I delight in a palpable imaginable visitable past—in the nearer distances and the clearer mysteries, the marks and signs of a world we may reach over to as by making a long arm we grasp an object at the other end of our own table. The table is the one, the common expanse, and where we lean, so stretching, we find it firm and continuous. That, to my imagination, is the past fragrant of all, or of almost all, the poetry of the thing outlived and lost and gone, and yet in which the precious element of closeness, telling so of connections but tasting so of differences, remains appreciable.
We are divided, of course, between liking to feel the past strange and liking to feel it familiar; the difficulty is, for intensity, to catch it at the moment when the scales of the balance hang with the right evenness.

That’s Henry James in the preface to The Aspern Papers, a story about a literary critic’s Venetian quest to acquire a dead poet’s papers. This story doesn’t have a lot in common with James’s, but they are both ghost stories, with ghosts who don’t so much haunt the proceedings as hover just out of reach. As with James’s poet, Jeffrey Aspern, you will not meet Dylan Thomas in this story, nor hear his poems. As with James’s poet, Dylan is dead right from the start. But his afterlife does not exist without the poetry.

Sorting Seamus Heaney's Study: I Could Hear Archivists Groan as We Threw Things Away
Rand Brandes recalls his year with the poet indexing decades of manuscripts and correspondence, the groundwork for his archives
by Rand Brandes

As Seamus Heaney headed out the door of our home in Hickory, North Carolina, I handed him a rain stick that I pulled from my collection of world percussive instruments. The rain stick was a token of appreciation for the time he spent with us at Lenoir-Rhyne College in March 1992 (and in lieu of a real honorarium). A year later, to my surprise Heaney’s poem The Rain Stick appeared in the New Republic and it was dedicated to my wife Beth and me. The Rain Stick was later collected in Heaney’s first post-Nobel volume, The Spirit Level, where the poem assumes the place of honour by opening the work.

Drafts & Framents

Los Angeles Poet Will Celebrate His Birthday as Mall of America’s Writer-in-Residence
by Richard Horgan

The Mall of America didn’t realize this at first when they considered Brian Sonia-Wallace for the sprawling complex’s 25th anniversary writer-in-residence contest. But the Los Angeles-based poet is most uniquely qualified for this sort of work. Sonia-Wallace is a 2016-17 Amtrak writer-in-residence and has also done residencies with the City of Los Angeles, the U.S. National Parks system, Dollar Shave Club and L.A.’s ArtsWork Theater. Refrains, trains and automobiles, if you will.

Whitman Poem Transformed into a Map of Brooklyn
by Frank Jacobs

“Flood-tide below me! I watch you face to face; Clouds of the west! Sun here half an hour high! I see you also face to face” So begins Crossing Brooklyn Ferry, a stirring, enumerative ramble of a poem by Walt Whitman, first published in 1856 under the title Sun Down Poem and later included in Leaves of Grass, his constantly-expanding magnum opus. And so begins this map of Brooklyn, filled out from top to bottom and left to right with the almost 2,000 words that Whitman used to transform a mundane ferry ride from Manhattan to Brooklyn into a paean for New York, a metaphor for a journey of the soul, and a contemplation of his connection to all humanity, present and future.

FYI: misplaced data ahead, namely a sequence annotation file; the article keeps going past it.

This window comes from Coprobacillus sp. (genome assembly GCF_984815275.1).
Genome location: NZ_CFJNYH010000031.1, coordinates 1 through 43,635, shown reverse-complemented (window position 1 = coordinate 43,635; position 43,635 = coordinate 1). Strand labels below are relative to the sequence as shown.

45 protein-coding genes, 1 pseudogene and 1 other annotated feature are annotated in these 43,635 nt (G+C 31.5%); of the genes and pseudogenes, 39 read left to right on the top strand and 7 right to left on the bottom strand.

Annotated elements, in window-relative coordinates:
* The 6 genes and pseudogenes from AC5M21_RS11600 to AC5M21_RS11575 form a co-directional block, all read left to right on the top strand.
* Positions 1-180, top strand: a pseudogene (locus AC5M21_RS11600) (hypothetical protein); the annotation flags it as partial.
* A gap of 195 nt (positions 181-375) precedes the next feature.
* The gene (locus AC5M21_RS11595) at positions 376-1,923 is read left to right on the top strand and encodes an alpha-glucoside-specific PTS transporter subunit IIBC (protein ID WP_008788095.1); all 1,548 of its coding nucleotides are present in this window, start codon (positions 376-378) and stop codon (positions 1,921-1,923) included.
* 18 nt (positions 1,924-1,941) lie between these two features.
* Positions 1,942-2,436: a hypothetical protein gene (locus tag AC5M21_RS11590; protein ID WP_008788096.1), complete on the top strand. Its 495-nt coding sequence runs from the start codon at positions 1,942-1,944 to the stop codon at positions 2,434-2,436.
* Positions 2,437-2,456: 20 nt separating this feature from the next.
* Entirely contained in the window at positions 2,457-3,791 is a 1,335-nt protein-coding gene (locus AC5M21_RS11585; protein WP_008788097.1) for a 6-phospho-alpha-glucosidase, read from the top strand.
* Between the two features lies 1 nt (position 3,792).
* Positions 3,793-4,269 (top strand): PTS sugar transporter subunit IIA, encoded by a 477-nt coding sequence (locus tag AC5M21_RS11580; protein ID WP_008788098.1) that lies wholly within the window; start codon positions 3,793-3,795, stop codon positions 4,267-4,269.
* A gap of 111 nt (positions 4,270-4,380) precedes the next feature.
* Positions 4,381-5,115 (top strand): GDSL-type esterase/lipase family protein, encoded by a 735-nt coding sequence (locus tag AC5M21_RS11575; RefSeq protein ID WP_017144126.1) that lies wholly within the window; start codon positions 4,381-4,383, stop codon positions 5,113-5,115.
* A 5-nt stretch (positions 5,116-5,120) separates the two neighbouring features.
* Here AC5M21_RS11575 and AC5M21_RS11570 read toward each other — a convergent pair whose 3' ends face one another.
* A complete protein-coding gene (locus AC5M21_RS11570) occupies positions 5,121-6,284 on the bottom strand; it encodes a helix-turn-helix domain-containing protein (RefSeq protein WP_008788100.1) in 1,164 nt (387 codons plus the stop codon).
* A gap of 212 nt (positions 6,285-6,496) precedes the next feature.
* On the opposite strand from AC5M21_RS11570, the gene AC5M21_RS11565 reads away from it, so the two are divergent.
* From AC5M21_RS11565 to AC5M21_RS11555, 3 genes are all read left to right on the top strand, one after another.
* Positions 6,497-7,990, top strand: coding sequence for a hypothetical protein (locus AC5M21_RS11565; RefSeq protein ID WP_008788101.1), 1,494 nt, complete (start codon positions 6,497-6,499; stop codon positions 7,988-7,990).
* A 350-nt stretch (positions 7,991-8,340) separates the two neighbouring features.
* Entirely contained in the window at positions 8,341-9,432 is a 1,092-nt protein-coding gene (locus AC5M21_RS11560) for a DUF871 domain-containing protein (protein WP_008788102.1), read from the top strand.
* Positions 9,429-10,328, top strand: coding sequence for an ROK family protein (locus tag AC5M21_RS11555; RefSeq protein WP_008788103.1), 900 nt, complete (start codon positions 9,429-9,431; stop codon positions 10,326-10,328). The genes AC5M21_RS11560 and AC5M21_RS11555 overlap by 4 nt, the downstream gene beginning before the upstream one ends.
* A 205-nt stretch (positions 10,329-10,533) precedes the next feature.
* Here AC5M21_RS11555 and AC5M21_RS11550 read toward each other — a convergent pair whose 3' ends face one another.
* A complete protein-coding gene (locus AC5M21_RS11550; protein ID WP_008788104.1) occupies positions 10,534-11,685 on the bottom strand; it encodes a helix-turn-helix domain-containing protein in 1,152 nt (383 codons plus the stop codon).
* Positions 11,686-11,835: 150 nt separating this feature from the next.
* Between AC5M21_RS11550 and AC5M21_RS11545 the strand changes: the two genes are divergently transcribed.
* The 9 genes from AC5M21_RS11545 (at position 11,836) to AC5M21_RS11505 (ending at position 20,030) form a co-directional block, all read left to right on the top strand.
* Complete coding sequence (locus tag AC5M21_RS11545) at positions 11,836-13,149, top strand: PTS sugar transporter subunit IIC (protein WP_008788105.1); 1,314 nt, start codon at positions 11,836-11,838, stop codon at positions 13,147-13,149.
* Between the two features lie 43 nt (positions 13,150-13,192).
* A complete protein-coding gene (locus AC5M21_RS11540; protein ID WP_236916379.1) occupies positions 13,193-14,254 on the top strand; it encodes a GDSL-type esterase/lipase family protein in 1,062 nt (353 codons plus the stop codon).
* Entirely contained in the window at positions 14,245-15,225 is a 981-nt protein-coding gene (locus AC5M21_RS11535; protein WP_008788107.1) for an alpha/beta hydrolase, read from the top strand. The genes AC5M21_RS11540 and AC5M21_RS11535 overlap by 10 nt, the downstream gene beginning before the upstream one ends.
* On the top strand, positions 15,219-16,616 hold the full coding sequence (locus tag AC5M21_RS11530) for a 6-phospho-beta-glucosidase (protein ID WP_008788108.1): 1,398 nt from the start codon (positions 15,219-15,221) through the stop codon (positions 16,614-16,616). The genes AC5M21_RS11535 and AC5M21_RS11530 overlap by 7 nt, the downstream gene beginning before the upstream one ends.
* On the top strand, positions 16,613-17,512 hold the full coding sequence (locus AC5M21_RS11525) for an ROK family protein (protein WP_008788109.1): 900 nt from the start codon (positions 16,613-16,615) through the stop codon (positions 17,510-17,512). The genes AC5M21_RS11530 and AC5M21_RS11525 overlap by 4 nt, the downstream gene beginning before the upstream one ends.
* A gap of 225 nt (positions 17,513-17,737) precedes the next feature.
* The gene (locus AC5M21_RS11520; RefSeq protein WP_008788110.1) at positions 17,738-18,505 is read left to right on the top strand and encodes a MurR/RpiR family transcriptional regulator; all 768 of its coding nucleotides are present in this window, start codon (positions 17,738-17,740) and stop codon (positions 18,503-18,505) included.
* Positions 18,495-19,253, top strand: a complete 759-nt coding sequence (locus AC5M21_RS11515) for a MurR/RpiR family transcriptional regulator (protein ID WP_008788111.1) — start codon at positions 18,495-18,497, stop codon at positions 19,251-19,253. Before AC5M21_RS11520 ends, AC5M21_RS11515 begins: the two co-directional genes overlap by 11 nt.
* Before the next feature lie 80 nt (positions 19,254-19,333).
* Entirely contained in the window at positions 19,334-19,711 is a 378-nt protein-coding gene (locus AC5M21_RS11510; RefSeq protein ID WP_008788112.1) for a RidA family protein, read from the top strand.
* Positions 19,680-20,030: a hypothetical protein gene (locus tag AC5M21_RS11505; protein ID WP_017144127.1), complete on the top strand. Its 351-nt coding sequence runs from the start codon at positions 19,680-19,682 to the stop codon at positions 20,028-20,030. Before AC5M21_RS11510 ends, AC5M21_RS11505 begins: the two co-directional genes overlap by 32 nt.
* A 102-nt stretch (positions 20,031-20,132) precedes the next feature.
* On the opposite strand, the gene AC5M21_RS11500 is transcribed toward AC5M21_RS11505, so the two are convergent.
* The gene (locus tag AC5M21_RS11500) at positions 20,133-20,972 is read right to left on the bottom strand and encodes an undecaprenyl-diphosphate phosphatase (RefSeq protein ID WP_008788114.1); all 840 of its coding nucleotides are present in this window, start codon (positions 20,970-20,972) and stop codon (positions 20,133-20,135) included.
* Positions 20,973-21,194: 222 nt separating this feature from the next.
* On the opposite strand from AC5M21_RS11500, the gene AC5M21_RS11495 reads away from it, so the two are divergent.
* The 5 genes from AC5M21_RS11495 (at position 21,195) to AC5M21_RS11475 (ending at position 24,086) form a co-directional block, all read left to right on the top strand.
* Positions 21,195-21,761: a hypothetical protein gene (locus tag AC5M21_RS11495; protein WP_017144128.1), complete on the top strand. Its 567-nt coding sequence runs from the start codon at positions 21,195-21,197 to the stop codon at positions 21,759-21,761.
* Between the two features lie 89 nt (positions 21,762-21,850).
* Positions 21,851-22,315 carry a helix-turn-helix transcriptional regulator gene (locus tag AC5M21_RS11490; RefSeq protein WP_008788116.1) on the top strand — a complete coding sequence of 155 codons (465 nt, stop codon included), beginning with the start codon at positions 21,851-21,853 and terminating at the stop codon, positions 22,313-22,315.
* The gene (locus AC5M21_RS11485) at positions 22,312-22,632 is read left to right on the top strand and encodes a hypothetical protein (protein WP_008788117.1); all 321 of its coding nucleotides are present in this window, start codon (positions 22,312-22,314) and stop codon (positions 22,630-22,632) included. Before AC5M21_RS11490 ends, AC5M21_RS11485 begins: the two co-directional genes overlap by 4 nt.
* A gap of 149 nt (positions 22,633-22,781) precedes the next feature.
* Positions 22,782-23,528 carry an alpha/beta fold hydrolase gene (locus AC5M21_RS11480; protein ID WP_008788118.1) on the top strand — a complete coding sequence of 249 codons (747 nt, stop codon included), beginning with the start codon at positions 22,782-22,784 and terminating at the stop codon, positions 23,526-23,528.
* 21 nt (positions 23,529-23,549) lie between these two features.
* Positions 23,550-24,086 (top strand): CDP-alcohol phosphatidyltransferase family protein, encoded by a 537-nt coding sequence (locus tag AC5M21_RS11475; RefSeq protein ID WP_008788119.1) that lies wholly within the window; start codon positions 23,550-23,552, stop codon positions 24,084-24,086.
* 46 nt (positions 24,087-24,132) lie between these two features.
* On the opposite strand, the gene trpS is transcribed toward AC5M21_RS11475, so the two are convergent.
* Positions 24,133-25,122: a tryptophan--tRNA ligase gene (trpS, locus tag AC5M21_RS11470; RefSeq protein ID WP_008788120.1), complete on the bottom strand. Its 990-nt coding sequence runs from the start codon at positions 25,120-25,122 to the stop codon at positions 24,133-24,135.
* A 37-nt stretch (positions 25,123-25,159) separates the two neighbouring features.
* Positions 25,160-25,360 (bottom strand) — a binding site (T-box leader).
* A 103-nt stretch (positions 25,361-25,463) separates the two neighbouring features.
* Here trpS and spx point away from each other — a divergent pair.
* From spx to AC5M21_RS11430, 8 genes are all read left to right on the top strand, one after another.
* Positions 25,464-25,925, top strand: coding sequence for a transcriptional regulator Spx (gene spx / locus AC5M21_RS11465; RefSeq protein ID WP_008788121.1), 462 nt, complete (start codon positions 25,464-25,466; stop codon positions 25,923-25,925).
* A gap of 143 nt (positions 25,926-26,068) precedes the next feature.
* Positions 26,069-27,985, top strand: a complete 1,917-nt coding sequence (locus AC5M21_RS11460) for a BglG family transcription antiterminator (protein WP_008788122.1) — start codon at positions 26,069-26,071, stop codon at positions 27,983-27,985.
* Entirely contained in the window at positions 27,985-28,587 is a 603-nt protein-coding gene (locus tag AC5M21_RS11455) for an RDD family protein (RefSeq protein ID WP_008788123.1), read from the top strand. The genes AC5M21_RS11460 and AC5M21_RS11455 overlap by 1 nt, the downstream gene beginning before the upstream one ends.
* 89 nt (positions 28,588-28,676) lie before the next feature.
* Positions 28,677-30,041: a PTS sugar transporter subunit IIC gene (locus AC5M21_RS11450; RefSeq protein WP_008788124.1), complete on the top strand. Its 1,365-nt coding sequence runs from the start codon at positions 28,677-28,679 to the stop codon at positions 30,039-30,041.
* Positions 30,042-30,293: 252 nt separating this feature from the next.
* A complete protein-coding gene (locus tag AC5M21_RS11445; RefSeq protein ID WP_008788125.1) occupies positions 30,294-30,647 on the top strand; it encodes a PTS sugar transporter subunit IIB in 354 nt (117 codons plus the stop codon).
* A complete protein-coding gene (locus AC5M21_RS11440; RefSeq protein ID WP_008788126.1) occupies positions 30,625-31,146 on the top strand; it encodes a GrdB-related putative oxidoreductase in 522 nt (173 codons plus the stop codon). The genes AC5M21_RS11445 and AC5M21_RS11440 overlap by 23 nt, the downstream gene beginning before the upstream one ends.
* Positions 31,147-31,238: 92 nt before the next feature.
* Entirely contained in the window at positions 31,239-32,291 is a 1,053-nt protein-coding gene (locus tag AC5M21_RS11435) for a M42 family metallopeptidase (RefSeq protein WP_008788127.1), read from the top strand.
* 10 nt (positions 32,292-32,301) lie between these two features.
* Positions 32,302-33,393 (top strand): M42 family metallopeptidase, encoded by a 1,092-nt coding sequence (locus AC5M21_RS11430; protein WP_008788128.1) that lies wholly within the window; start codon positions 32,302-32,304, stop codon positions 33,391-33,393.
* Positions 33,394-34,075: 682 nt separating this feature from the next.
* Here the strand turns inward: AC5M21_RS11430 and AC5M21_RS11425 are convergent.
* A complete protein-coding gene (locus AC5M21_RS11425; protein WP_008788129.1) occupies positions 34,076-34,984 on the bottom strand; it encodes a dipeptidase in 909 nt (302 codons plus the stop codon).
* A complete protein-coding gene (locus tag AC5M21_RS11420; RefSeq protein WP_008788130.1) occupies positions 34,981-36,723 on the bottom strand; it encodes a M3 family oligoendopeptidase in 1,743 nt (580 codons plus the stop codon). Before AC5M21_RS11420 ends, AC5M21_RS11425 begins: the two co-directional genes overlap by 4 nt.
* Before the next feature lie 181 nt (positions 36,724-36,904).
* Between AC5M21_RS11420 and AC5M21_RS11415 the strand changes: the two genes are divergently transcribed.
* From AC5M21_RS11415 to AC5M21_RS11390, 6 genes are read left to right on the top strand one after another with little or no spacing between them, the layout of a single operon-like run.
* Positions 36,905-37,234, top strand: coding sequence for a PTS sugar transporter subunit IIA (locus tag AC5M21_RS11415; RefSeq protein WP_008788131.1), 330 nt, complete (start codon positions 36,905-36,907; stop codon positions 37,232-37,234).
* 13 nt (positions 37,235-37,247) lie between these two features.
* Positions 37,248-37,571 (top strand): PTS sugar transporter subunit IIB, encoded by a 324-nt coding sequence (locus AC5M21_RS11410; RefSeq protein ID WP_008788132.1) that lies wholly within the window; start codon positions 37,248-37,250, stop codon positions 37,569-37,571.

Poetry In The News

Poet Wins $65K Sophie Kerr Literary Prize

The editor of the school newspaper at a Maryland college has been named the winner of the nation's largest literary prize for undergraduates. Catalina Righter of Manchester, Maryland, was the winner of this year's Sophie Kerr Prize at Washington College. Righter was chosen from five finalists to be awarded the more than $65,000 prize at a ceremony Friday, which marks the 50th anniversary of the prize.

Sinn Fein Tried to Block Charles and Camilla Trip to Heaney HomePlace

Sinn Fein councillors have been accused of undermining Prince Charles' recent trip to Northern Ireland after they attempted to block his visit to a centre dedicated to Seamus Heaney. It is understood the party's representatives tried to thwart a Mid Ulster Council proposal to host a reception for Prince Charles and the Duchess of Cornwall while they were on a two-day trip to Northern Ireland.

Trees Planted by Robert Frost Felled by Wind

Fans familiar with the work of Robert Frost understand the edifying role that nature, and trees in particular, played in the poets work. Tragically, two trees tended by Frost himself were toppled in Shaftsbury this weekend in the midst of persistent high winds.  The trees, a grey birch and a snow apple tree, were planted by Frost when he resided in what is now the Robert Frost Stone House Museum, bought by the author in 1920.

New Books

Second Nature by Patricia Carlin
[Paperback] Marsh Hawk Press, 80 pp., $15.00

"'Windows slam shut, like widows, or stones'—these poems carry a braid of unspoken stories. Visionary, honed, distilled, charged with the immediacy of a dream before you coax it into a story and the challenges of our baffling history, Patricia Carlin's poems remind me—entirely on their own terms—of the intimate 'you must change your life' urgency of the Duino Elegies. Carlin's lines ride on the breath, vulnerable to their own insight—'before this life we were together / and never now again'—and her eloquence has an edge of silence. Second Nature is stunning work."—D. Nurkse